Working together, not separately, for better solutions

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To the Editor:

First let me say, I love the Gasconade County Republican, which I have been reading since I was old enough to read, nearly 70-years. I am thankful that my hometown has a newspaper with its dedication to this community. 

Second I believe we can have respectful disagreement.

After reading, the editorial, “Code Red For Humanity,” it reminded me of my mother’s stories. Those who knew Gladys Sprecker wished they would have recorded her stories. She would listen to three different police scanners, to the radio, TV and read a newspaper or two; then take all these stories and mix them up in a big vat and come out with her own version. Of course there was truth scattered all throughout her story, but the story itself wasn’t true. And so ii is with the editorial, “Code Red For Humanity.”

There are numerous places where your comments can be debated and I will give a few examples below; however more important than this point versus that point is why in the world are we fighting?

Don’t we all want a world which is better for our children and our grandchildren?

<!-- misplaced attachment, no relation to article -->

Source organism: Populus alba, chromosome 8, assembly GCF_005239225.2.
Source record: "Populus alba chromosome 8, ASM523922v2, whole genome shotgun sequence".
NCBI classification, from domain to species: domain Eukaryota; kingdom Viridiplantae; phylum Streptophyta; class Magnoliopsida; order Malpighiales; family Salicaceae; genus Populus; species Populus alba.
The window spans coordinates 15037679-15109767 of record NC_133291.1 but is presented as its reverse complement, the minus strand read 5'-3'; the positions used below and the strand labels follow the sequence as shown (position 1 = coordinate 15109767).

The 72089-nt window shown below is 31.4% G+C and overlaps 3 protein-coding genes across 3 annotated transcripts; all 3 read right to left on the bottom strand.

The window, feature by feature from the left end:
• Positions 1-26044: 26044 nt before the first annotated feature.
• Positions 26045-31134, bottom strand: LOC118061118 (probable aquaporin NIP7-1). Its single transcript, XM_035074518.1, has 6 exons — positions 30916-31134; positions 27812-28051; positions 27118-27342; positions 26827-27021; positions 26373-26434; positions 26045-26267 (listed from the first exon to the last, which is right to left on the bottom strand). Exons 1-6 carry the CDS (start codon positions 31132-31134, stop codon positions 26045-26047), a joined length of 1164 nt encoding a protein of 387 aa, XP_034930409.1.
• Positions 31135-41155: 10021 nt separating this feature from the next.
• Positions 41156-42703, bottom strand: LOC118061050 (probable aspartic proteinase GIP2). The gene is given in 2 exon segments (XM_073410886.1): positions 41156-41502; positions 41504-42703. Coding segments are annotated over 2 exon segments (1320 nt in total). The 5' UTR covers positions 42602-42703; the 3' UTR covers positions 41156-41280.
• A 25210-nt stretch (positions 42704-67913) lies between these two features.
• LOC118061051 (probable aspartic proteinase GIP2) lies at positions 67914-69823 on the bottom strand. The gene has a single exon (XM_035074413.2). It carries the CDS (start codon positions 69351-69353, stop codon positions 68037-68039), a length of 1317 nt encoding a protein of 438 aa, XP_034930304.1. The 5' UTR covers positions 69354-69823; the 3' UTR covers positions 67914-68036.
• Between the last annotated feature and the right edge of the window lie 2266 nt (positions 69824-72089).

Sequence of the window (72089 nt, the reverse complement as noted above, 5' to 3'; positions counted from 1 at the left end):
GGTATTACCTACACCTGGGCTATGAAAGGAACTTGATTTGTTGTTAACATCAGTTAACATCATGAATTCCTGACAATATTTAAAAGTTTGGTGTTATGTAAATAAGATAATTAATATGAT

One can only imagine if people had refused to make the transition from horses to automobiles, talk about a stinky problem! 

Just how much horse manure would we have?

Just as many of our grandparents and great grandparents had to make the transition from horses to automobile and from kerosene lamps to electric lights, it is time for us to come together and move forward. 

The speed of warming the planet has increased more than 10 times since the last Ice Age and most of if since 1970, which many attribute to the industrial age and the use of fossil fuels. 

Yes, the water level of the Great Lakes varies, in fact they vary on what has been a 13 year cycle, but since 1998 to 2021 there has been only one brief uptick in levels in 2002 through 2003.

Yes, one can say Polar Bears are growing in population and one can say they are diminishing in population and both statements are true. In some small areas the Polar Bears are growing, but overall they are declining. 

Polar Bears are grouped in to 19 subpopulations, many of them in too difficult locations and too expensive to count. (Heck it is even difficult to count people as evident by the Census every 10-years in this country.)

A few of these subgroups show decline, a few show an increase and many more we just don’t know. And yes some communities are seeing more Polar Bears because their habitat is disappearing and they are coming in closer contacts with humans, which does not mean there are more Polar Bears. 

Yes, emissions rose 6 percent last year (2021) after a record 10 percent decline in 2020, fueled by a rise in coal power and truck traffic as the U.S. economy rebounded from the pandemic. Something bigger than a President was responsible. 

We are the UNITED States of America, let’s works together towards solutions. 

Tearing down the other side, whether its one’s spouse, or a person of another political belief, does not solve our problems. A democracy requires us to compromise, let’s find where we can have agreements and move forward.

Respectfully submitted,

David Sprecker, Owensville 

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